I found this story online, for free, here. Thanks to the Open Library project.
I finally got around to this one, and I’m so glad I did. I’ve seen it referenced before, but it was in Iodine that I saw the allusion that finally got me. And it was pretty easy to find online in full-text form, so no excuses.
It is a simple story. A girl named Sylvia (Sylvy) lives with her grandmother in the woods; she is fortunate to have been the one of a “houseful of children” to be chosen for this life, because she was very unhappy with people and in the city, and now she blossoms. The birds and trees are her friends. She meets a hunter, a pleasant enough young man, who initially scares Sylvy (because he is people) but who she comes to like and esteem. He is seeking a rare bird, a white heron, who does not usually roost in these parts but who Sylvy has seen and knows. In her admiration for the hunter, Sylvy climbs a very tall tree before dawn – a feat of great proportions – to locate the heron’s nest. Perhaps you can see where the central conflict comes from.
This is a very fine example of the art of the short story. It is a brief tale, and simple, but layered and allegorical and very moving. There are only three human characters, of whom the hunter remains unnamed and the grandmother is usually referred to simply as “the grandmother”; only Sylvy consistently gets a name. This adds to the simplistic, and the symbolic, effect. On the other hand, the natural world is well characterized. I love the cow:
…though she wore a loud bell she had made the discovery that if one stood perfectly still it would not ring.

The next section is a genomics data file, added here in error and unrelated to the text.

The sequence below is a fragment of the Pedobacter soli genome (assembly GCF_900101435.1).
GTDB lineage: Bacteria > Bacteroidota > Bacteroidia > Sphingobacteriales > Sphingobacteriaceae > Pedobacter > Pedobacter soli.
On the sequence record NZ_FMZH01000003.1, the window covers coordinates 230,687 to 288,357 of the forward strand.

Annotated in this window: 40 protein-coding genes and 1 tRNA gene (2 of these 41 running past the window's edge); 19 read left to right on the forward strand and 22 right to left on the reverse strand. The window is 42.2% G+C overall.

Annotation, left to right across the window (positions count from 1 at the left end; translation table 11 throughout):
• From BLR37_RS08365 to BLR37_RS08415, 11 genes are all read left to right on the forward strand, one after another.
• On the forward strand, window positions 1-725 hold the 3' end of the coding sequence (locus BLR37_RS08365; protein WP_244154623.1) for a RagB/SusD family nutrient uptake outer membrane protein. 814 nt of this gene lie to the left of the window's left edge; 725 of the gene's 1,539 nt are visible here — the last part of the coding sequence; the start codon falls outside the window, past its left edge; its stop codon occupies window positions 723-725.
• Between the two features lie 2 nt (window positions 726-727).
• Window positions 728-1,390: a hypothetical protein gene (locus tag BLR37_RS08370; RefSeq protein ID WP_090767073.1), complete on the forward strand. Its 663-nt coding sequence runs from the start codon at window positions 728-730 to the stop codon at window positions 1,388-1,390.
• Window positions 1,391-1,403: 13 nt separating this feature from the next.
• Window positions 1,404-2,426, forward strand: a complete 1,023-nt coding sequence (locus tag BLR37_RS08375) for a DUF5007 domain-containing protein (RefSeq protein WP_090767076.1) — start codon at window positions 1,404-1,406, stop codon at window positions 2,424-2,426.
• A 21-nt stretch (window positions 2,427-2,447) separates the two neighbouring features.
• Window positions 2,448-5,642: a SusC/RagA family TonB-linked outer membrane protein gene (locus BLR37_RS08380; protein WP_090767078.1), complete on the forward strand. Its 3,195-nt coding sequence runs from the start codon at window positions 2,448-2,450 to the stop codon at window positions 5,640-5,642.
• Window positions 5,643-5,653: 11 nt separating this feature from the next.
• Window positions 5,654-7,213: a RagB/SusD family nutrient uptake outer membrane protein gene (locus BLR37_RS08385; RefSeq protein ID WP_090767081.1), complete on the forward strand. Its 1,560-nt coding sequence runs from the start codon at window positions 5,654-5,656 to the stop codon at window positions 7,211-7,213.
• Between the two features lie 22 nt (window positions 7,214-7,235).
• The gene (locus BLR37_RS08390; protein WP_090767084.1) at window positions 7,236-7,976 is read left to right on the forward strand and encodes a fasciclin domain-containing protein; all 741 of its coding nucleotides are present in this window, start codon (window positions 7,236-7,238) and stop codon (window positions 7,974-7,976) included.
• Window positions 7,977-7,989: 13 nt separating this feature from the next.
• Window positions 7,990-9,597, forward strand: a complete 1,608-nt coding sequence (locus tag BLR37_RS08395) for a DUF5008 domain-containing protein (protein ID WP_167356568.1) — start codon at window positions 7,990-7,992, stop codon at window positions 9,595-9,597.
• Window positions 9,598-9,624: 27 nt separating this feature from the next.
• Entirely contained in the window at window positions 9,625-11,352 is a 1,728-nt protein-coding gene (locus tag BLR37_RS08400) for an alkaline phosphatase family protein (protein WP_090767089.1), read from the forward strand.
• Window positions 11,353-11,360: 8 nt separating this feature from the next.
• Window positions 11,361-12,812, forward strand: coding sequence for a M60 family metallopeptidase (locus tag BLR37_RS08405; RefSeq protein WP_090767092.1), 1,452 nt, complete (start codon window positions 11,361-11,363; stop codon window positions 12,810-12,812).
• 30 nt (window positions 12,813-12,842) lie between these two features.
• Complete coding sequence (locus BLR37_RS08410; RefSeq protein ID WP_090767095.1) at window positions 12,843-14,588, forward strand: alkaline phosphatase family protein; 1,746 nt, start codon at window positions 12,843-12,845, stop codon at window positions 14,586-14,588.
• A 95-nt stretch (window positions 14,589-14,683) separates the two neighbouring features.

Or the tree Sylvy climbs:
…it must truly have been amazed that morning through all its ponderous frame as it felt this determined spark of human spirit wending its way from higher branch to branch… The old pine must have loved his new dependent.
We can see here the important role that nature plays. Indeed, Sylvy herself is part bird:
…her bare feet and fingers… pinched and held like bird’s claws to the monstrous ladder [of the tree] reaching up, up, almost to the sky itself.
Her tree-climbing adventure seems to me to clearly be an epic journey of a rather religious nature; but I am inexpert in religious texts & symbolism, so I’m not sure I can articulate that for you.
Part of what I love about this story is the deceptive ease with which we sympathize with the bird over the hunter. I read this story in the car, and Husband expressed an interest, so I summarized it for him (which was a pleasure in itself), and he took it for granted that we want the bird, as it were, to win. Well, that’s an easy conclusion to come to; we’re animal lovers, he rescues baby birds that fall out of nests (I call him St. Francis), we like the woods. And this hunter, after all, is a sporting sort, interested in bagging a rare species, rather than feeding his family. But I don’t think the same sympathies would have occurred, let alone been obvious, to Jewett’s original audience (in 1886); they certainly aren’t obvious to the hunter and the grandmother in the story. In other words, Husband and I had very clear-cut sympathies, but I think we read this story differently than it would have read in 1886. The fact that it is moving to us today as it presumably was then, but in a different way, is remarkable to me, and thought-provoking.
This is a lovely little short story in the style of realism, in praise of nature over human industry, allegorical and sweet and very powerful. I have left quite a bit unsaid – like, the ending – because I want you to read it. The link’s at the top of this post, and it won’t take long. Go.